At the annual meeting of Berkshire Hathaway, A Texas Estate Planning Attorney asked Warren Buffett a question about Estate Planning. Not about how to avoid the estate tax, or avoid probate. Rather it was about his famous quote that he wanted to give his children enough that they could not anything, but not so much that they would do nothing. How much is that exactly? Is there are magic number? The real answer is of course not. It is a great quote however. It also is based on a bad assumption that was rebutted by Buffett, as quoted in a Canadian paper:
Estate Planning is is a process of organizing assets in contemplation of either death or incapacity. It is important to know what the major things are that a person if planning for. The obvious issues for many educated people tends to be probate and estate taxes. Making sure this is addressed should be a major priority.
It is common for Estate Planning to have a wide array of general provisions, where the Trustee is supposed to have both general instructions (like pay taxes, distribute to heirs) while also being provided with some wide latitude (oil and gas powers, margin authority on brokerage accounts).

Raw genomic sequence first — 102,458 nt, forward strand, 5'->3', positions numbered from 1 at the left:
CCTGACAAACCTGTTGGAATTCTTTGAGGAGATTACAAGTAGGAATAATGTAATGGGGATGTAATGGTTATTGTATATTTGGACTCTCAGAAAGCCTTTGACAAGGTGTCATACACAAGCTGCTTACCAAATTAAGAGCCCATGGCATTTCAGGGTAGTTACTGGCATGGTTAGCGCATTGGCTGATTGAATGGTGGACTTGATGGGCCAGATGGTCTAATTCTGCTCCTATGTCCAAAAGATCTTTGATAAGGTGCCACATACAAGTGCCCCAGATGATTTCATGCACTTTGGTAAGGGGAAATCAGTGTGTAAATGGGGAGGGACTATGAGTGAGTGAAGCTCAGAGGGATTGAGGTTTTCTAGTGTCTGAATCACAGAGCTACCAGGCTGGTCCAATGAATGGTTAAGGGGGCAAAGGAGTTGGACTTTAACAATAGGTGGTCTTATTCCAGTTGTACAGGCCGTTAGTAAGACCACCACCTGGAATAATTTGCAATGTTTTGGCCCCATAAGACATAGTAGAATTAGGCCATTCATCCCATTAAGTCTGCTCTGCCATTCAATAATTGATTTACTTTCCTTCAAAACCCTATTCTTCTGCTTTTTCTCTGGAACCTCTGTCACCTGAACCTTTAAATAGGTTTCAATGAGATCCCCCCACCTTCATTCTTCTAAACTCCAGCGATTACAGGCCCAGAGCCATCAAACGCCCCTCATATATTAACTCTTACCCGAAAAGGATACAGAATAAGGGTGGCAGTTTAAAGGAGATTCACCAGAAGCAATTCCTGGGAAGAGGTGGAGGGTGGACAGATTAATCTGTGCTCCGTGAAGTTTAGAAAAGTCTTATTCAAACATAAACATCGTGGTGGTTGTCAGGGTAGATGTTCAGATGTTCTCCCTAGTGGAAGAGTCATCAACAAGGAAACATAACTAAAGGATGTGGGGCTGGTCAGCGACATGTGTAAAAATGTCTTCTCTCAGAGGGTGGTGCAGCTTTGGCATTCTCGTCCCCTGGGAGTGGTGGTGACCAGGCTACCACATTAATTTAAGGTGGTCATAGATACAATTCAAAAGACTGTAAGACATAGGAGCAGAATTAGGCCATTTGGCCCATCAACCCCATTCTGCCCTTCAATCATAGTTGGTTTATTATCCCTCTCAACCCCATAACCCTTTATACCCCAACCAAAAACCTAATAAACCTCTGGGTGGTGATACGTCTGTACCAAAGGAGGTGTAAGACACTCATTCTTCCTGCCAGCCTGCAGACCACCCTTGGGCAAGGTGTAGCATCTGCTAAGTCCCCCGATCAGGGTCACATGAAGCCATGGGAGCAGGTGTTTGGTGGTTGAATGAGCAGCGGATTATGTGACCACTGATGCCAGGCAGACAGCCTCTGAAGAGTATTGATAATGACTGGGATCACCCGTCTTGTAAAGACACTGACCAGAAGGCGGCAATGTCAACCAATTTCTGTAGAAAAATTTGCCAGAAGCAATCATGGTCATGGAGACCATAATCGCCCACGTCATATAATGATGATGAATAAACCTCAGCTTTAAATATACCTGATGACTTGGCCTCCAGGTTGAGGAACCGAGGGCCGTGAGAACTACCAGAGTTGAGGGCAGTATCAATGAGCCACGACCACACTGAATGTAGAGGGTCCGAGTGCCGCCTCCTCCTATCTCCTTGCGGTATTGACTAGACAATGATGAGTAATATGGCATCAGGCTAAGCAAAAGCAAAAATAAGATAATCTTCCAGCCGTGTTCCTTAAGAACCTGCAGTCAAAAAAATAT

Being disinherited is sometimes a tremendous shock. Sometimes, people see it coming. It is not uncommon at all for people to know they have been "disowned" and "disinherited" because they have been told as much by the decedent before death. This is almost never about the money. Many people who do will contests or trust contests have plenty of money. It is about dignity, about the right thing, about maintaining the legitimate legacy of a father or a mother. It is about justice.
Summer is coming, your employment ranks may swell, at least temporarily. College students, your friend's nephews, nieces, distant relatives of your customers and clients as well as assorted others from a formal program that has been set up by an organization is offering you the opportunity to get free labor. Or maybe it would be a good idea to not think of it that way.